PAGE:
Music means more to people in that fragile teenage period that it does to anyone else. Music is a lifeline, a way to feel like you're not the most awkward freak in the world. When Kurt Cobain sings, "I feel stupid and contagious," it is such a simple, vulnerable, dumb thing to hear some guy scream over electric guitars, and that simplicity and dumbness were so life-saving to me, at that time. Why would someone go to all the trouble to say that they feel stupid and contagious? Why would they go into an expensive Los Angeles recording studio, manufacture millions of CDs, and send them on trucks around the country to weird teenage boys so they could listen in their parents' living rooms and feel okay? Thank God he did.
"Dark Was the Night, Cold Was the Ground" by Blind Willie Johnson
Blind Willie Johnson was one of many bluesmen from the Mississippi Delta to receive the nickname "Blind," though at least in his case he most definitely couldn't see, because when he was a child his mother's jealous lover got in a fight with her and threw scalding lye into Willie's face. He never dramatically improved his fortunes throughout his life, though he did manage to record a few dozen songs onto laquered vinyl records, some of which outsold even the records of Bessie Smith at the time. But he also once got arrested on the streets of New Orleans for playing the seemingly incendiary song, "If I Had My Way They'd Tear This Building Down," in front of the Customs House. And near the end of his life he lived in a house in Beaumont, Texas that burned to the ground. Since he had nowhere else to go and no money, he slept in the charred ruins of his home, contracting malarial fever due to the terrible conditions of his habitation. He died from this shortly thereafter. It was only during the folk revival of the 1960's that his name and his music became more commonly known.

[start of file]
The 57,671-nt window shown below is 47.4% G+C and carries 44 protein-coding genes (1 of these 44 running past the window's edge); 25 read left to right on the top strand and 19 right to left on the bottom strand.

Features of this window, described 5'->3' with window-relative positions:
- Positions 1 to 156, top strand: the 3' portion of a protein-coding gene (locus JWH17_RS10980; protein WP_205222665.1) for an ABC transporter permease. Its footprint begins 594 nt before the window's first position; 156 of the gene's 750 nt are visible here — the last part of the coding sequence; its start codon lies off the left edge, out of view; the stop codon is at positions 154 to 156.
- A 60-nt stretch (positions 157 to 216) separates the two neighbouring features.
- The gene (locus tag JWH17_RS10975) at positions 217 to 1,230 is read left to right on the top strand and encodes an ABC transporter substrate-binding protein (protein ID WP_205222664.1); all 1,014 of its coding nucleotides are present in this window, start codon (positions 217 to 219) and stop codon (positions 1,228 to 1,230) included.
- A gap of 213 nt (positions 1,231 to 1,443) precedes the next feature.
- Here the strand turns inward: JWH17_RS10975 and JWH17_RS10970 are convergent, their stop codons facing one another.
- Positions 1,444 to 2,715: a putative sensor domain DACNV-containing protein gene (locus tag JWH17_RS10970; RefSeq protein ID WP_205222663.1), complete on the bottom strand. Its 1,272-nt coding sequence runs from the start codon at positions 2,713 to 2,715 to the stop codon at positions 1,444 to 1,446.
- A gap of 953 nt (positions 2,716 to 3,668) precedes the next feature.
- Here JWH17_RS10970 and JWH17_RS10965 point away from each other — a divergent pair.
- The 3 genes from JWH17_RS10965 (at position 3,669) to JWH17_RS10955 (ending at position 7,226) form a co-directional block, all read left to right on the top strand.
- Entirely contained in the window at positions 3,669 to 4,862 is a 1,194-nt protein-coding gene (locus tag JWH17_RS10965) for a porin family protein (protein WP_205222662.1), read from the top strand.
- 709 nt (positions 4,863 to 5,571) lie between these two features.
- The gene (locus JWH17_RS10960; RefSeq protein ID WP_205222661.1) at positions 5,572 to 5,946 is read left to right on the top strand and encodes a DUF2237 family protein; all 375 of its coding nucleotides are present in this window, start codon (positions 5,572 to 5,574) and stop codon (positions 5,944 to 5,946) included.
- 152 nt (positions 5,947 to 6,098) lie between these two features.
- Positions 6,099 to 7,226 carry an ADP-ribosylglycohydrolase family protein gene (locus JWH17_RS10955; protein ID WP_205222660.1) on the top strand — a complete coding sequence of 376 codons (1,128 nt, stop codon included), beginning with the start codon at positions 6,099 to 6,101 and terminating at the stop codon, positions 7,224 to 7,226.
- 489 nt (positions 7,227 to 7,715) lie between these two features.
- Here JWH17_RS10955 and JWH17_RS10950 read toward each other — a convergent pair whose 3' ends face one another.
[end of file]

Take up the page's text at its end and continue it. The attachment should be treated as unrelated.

He wrote and recorded a song called "Dark Was the Night, Cold Was the Ground" in Dallas, Texas in 1927. The title is taken from the first line of an old hymn, "Gethsemane," which refers to the garden where Jesus and his disciples prayed the night before his crucifixion. The line from that hymn goes, "Dark was the night and cold was the ground, on which my Lord was laid." It is a hymn in the great Christian tradition of trying to instill in its listeners a sense of how much suffering Jesus endured at the end of his life so that we can appreciate his sacrifice for us. Johnson's song has no discernible lyrics, just a soft moaning voice accompanying a slide guitar.
This song was one of a couple dozen songs that were etched into the Golden Record that was placed on the Voyager I and II probes that set out through the solar system in the late seventies. They are now the two human-made objects that are farthest from the Earth, and they contain this song from a poor bluesman who had no idea that anything that he created would endure beyond his life.
"Graceland" by Paul Simon